Designing Inclusion...

by Emma Major and Laura Neale


In our first post about digital inclusivity this month, we shared a conversation with Sarah about how she can feel excluded as an autistic person online. We hope you found it helpful though we're sure it raised some questions about how you can improve your digital accessibility.


This second post aims to provide some simple tips and changes you can make. Some of these have been mentioned in previous posts and they demonstrate the importance of making your website and social media accessible for everyone.


Clear Design and Layout


Ensure that your website design is clearly structured and well-ordered without clutter or irrelevant images. Provide text descriptions for images and refer to them in the associated text.


We've included a picture below from the National Autistic Society's website. It links to two stories from their Spectum magazine which can be found at this link: https://www.autism.org.uk/advice-and-guidance/stories


Easy Read Text


Many of us have been taught to write using complex sentences and words that aren't used by the majority of people in normal conversations; these words and phrases aren’t accessible to everyone.


Easy Read is a way of translating difficult information and making it easy to understand. Easy Read information uses simple words in short sentences, with pictures to help explain the words.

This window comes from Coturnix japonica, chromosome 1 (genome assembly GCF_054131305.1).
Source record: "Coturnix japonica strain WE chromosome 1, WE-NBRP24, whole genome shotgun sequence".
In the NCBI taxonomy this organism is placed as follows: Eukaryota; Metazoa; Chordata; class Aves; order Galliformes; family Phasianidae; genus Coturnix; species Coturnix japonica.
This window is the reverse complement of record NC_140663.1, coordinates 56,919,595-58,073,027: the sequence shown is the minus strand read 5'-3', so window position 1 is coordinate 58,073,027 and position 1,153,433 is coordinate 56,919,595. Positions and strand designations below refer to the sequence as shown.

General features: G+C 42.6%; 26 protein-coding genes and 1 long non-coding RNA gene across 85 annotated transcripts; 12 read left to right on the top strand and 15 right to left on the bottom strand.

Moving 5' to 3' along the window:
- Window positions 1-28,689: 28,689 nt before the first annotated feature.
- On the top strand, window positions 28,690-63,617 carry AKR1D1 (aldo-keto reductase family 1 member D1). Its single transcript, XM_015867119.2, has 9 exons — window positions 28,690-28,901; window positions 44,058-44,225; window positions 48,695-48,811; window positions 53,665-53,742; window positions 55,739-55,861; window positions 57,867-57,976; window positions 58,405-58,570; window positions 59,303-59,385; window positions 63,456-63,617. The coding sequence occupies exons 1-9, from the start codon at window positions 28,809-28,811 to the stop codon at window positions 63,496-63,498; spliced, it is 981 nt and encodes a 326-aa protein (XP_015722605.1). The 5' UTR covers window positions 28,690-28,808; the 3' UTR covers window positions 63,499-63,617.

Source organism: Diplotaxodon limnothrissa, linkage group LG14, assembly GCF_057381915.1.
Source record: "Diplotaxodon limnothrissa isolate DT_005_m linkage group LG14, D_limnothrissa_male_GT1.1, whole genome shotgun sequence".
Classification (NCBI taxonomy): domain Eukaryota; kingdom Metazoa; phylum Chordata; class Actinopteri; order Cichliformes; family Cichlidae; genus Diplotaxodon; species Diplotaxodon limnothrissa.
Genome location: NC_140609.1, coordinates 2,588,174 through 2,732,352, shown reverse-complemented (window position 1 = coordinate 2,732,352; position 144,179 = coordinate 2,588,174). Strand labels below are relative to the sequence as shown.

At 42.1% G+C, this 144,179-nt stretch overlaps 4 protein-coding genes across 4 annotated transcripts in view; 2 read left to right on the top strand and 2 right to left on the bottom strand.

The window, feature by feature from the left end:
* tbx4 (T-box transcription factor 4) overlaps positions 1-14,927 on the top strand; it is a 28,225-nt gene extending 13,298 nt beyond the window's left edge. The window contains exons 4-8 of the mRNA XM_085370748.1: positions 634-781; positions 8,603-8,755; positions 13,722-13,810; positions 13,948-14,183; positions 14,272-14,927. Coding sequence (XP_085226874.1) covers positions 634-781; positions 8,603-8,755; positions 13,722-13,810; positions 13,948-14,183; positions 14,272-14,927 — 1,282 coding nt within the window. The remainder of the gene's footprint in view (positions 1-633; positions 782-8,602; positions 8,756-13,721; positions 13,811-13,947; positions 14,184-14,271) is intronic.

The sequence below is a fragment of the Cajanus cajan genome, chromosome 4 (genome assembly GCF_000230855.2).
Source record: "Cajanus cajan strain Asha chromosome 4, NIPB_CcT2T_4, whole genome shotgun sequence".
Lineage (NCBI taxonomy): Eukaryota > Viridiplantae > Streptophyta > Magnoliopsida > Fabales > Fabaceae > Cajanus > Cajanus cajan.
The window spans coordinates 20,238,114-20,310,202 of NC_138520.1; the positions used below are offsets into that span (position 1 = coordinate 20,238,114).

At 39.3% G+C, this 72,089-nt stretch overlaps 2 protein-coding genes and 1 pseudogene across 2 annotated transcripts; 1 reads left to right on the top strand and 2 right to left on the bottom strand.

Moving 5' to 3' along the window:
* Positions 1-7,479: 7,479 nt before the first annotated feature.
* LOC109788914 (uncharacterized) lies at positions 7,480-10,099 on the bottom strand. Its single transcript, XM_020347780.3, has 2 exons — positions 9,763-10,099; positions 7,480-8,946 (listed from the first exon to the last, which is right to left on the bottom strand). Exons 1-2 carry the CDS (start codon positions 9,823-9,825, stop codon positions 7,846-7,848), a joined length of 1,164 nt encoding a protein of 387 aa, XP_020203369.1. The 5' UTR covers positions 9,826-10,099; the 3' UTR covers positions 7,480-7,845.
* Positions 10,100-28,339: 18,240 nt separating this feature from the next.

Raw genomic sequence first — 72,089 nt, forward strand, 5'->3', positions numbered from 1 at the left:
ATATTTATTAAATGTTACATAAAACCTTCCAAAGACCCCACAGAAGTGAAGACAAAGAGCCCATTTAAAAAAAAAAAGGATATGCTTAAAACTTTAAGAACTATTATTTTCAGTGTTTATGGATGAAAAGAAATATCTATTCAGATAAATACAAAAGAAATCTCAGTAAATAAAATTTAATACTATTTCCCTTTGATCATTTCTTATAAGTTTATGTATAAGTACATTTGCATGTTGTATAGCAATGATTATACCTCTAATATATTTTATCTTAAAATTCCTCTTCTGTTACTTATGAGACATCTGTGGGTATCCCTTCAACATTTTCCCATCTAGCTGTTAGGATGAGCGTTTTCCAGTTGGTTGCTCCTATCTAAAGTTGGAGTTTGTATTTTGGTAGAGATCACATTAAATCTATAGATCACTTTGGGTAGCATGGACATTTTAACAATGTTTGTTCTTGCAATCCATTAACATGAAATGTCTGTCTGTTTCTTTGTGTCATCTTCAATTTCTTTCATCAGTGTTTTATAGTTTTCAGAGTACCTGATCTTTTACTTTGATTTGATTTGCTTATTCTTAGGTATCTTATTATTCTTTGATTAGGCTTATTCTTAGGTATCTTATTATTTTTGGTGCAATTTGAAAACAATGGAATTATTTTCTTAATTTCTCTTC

Even if you don't use pictures to explain information, it is important to ensure that your information is unambiguous and easy to read by everyone.


Here's an example of an Easy Read leaflet from a company called a2i who design Easy Read documents and leaflets. You can find them at this link: https://a2i.co.uk/

Contrast and Colour Options


Provide an option for lower contrast and less colours in your website; this can reduce the visual impact of the website and make it easier to access.

pages with text and background colours showing the problem of insufficient colour contrast
Examples of different colour contrast - make it clear!

The government's web designers put together a helpful page in this here: https://accessibility.blog.gov.uk/2016/06/17/colour-contrast-why-does-it-matter/


Provide information before video conferencing meetings

To ensure that everyone is able to access your video conferences there are four easy things to do:

  1. Ask people if they have specific access needs

  2. Provide details of the event beforehand including expectations, timings and breaks

  3. Be clear that it is ok to take a break if you need one

  4. Provide presentations beforehand to allow people to access them in ways that work for them

  5. Ensure people feel comfortable to not show their face on camera if they don’t wish to

Again - there's a great list of ideas here from Abilitynet.org.uk: https://abilitynet.org.uk/news-blogs/how-host-accessible-online-meeting and they even had a webinar about it:


Provide Written Communication Channels


Not everyone is happy with audio or visual means of communication. Many people have enjoyed webinars and video conferences, especially during the pandemic, but some people find them inaccessible. By providing written forms of communication alongside video or audio formats, you will increase the number of people who are able to be involved.


These tips are not exhaustive but we hope they start you thinking about how to improve your accessibility. We would recommend that you read wider to ensure your online provision is fully accessible.